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Find video protocols related to scientific articles indexed in Pubmed.
Proteome analysis of cytoplasmatic and of plastidic ?-carotene lipid droplets in Dunaliella bardawil.
Plant Physiol.
PUBLISHED: 11-19-2014
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The halotolerant green algae Dunaliella bardawil is unique in that it accumulates under stress two types of lipid droplets: cytoplasmatic lipid droplets (CLD) and ?-carotene-rich plastoglobuli (?C-plastoglobuli). Recently we isolated and analyzed the lipid and pigment compositions of these lipid droplets. Here we describe their proteome analysis. A contamination filter and an enrichment filter were utilized to define core proteins. A proteome database of D. salina/D. bardawil was constructed to aid identification of lipid droplets proteins. A total of 124 and 42 core proteins were identified in ?C-plastoglobuli and in CLD, respectively, with only 8 common proteins. Dunaliella CLD resemble cytoplasmic droplets from C. reinhardtii and contain major lipid droplet associated protein (MLDP) and enzymes involved in lipid and sterol metabolism. ?C-plastoglobuli proteome resembles C. reinhardtii eyespot and A. thaliana plastoglobules proteomes and contain carotene-globule-associated protein (CGP), PAP-fibrillins, SOUL heme-binding proteins, phytyl-ester synthases (PES), ?-carotene biosynthesis enzymes and proteins involved in membrane remodeling/lipid droplets biogenesis: vesicle-inducing plastid protein 1 (VIPP1), synaptotagmin and the eyespot assembly proteins EYE3 and SOUL3. Based on these and previous results we propose models for biogenesis of ?C-plastoglobuli, for biosynthesis of ?-carotene within ?C-plastoglobuli and hypothesize that ?C-plastoglobuli evolved from eyespot lipid droplets.
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The PXDLS linear motif regulates circadian rhythmicity through protein-protein interactions.
Nucleic Acids Res.
PUBLISHED: 09-26-2014
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The circadian core clock circuitry relies on interlocked transcription-translation feedback loops that largely count on multiple protein interactions. The molecular mechanisms implicated in the assembly of these protein complexes are relatively unknown. Our bioinformatics analysis of short linear motifs, implicated in protein interactions, reveals an enrichment of the Pro-X-Asp-Leu-Ser (PXDLS) motif within circadian transcripts. We show that the PXDLS motif can bind to BMAL1/CLOCK and disrupt circadian oscillations in a cell-autonomous manner. Remarkably, the motif is evolutionary conserved in the core clock protein REV-ERB?, and additional proteins implicated in the clock's function (NRIP1, CBP). In this conjuncture, we uncover a novel cross talk between the two principal core clock feedback loops and show that BMAL/CLOCK and REV-ERB? interact and that the PXDLS motif of REV-ERB? participates in their binding. Furthermore, we demonstrate that the PXDLS motifs of NRIP1 and CBP are involved in circadian rhythmicity. Our findings suggest that the PXDLS motif plays an important role in circadian rhythmicity through regulation of protein interactions within the clock circuitry and that short linear motifs can be employed to modulate circadian oscillations.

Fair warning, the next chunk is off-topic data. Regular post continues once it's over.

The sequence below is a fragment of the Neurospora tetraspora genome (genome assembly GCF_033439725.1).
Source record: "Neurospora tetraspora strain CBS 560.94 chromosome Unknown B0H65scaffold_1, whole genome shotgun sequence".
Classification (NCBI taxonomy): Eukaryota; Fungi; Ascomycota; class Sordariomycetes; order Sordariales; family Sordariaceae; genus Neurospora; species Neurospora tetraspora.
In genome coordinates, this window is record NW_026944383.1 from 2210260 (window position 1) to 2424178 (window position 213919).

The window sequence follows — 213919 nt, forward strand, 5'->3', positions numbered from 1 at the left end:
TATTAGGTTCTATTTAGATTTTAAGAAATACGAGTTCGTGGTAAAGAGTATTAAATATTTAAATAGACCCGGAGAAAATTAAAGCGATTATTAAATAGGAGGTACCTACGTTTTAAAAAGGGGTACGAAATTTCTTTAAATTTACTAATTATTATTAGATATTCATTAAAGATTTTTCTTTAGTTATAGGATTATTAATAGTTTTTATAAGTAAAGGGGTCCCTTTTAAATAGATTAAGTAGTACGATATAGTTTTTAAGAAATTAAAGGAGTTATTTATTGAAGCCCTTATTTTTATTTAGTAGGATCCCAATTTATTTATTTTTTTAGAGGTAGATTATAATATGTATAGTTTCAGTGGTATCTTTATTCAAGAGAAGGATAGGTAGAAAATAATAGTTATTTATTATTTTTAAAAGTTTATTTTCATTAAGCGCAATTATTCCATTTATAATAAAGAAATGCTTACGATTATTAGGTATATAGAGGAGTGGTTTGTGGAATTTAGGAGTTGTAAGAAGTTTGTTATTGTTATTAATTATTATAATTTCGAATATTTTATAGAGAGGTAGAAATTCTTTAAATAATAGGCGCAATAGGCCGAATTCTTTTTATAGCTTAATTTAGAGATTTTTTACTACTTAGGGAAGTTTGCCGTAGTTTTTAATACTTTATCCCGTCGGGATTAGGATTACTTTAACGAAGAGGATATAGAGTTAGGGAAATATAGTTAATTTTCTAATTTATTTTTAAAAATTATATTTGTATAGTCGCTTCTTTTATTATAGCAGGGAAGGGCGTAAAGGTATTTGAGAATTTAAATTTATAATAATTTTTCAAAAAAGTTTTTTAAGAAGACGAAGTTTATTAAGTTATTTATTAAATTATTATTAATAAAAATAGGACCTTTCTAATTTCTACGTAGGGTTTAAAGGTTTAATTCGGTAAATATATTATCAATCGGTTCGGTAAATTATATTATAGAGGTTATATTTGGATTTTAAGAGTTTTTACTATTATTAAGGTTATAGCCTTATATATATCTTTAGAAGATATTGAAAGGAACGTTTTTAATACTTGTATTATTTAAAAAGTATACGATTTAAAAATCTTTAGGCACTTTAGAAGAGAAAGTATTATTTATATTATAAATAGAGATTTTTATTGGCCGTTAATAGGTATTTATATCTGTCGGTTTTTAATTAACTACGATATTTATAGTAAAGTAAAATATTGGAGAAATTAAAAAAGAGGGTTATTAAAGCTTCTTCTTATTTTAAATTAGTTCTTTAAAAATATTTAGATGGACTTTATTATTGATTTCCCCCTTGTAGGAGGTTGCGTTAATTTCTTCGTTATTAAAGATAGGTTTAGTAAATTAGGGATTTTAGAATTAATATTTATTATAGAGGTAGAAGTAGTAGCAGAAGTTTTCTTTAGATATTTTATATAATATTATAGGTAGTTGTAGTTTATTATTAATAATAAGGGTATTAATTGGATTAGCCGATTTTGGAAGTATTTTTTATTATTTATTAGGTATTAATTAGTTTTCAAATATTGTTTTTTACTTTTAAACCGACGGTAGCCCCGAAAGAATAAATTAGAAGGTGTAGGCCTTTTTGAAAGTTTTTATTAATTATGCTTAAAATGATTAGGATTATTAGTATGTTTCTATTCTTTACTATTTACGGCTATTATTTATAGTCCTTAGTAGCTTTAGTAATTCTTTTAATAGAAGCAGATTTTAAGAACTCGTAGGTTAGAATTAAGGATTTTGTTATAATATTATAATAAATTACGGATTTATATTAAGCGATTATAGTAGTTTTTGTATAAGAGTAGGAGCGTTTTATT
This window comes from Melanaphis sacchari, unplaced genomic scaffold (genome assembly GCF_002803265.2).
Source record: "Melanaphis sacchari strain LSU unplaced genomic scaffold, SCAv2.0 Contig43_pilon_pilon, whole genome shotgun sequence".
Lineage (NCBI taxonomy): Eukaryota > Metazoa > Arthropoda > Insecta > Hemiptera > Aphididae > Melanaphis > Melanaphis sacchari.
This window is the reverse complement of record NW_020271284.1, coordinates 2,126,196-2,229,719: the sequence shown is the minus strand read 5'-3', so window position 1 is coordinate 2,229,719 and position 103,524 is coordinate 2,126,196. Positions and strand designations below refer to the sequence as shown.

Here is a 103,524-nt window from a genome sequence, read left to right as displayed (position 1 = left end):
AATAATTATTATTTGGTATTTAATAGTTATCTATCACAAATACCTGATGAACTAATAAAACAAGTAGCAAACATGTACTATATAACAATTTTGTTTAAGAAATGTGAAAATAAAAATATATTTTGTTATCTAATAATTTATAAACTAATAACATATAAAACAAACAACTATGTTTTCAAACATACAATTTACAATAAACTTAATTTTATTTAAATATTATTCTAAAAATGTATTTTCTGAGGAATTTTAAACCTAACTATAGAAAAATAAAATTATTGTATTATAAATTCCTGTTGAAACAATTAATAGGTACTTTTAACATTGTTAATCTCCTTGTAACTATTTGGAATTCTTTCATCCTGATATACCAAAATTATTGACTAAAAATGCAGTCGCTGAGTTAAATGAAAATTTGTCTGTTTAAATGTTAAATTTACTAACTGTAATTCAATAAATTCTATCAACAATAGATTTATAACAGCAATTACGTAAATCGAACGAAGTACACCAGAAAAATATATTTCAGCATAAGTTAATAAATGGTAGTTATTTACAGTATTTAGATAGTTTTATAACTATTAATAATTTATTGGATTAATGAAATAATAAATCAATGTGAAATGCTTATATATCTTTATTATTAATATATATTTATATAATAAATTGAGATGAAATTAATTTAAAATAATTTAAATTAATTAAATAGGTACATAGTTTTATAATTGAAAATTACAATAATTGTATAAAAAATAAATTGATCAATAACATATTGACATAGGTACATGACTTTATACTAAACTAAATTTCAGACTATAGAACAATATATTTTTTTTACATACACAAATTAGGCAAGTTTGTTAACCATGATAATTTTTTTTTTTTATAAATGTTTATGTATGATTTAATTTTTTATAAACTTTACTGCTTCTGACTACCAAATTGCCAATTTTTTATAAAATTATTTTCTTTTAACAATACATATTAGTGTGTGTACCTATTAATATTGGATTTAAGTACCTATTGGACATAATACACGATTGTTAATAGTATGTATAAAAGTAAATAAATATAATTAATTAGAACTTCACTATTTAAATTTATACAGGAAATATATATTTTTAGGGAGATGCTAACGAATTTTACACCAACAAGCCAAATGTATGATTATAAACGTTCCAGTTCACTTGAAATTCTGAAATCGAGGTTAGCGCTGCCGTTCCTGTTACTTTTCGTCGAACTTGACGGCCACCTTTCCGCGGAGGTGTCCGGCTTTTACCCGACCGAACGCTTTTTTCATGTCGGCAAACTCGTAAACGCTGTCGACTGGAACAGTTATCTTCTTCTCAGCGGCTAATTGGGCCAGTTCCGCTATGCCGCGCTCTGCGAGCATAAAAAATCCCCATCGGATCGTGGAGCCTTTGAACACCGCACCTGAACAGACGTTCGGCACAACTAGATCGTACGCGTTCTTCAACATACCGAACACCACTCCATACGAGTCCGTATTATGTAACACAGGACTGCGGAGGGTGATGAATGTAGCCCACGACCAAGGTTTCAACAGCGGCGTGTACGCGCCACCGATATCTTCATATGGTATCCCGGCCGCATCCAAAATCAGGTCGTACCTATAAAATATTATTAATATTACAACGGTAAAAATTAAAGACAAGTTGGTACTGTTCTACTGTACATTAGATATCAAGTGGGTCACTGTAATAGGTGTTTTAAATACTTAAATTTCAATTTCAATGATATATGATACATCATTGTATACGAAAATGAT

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Rewiring Host Lipid Metabolism by Large Viruses Determines the Fate of Emiliania huxleyi, a Bloom-Forming Alga in the Ocean.
Plant Cell
PUBLISHED: 06-10-2014
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Marine viruses are major ecological and evolutionary drivers of microbial food webs regulating the fate of carbon in the ocean. We combined transcriptomic and metabolomic analyses to explore the cellular pathways mediating the interaction between the bloom-forming coccolithophore Emiliania huxleyi and its specific coccolithoviruses (E. huxleyi virus [EhV]). We show that EhV induces profound transcriptome remodeling targeted toward fatty acid synthesis to support viral assembly. A metabolic shift toward production of viral-derived sphingolipids was detected during infection and coincided with downregulation of host de novo sphingolipid genes and induction of the viral-encoded homologous pathway. The depletion of host-specific sterols during lytic infection and their detection in purified virions revealed their novel role in viral life cycle. We identify an essential function of the mevalonate-isoprenoid branch of sterol biosynthesis during infection and propose its downregulation as an antiviral mechanism. We demonstrate how viral replication depends on the hijacking of host lipid metabolism during the chemical "arms race" in the ocean.
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Hijacking of an autophagy-like process is critical for the life cycle of a DNA virus infecting oceanic algal blooms.
New Phytol.
PUBLISHED: 05-05-2014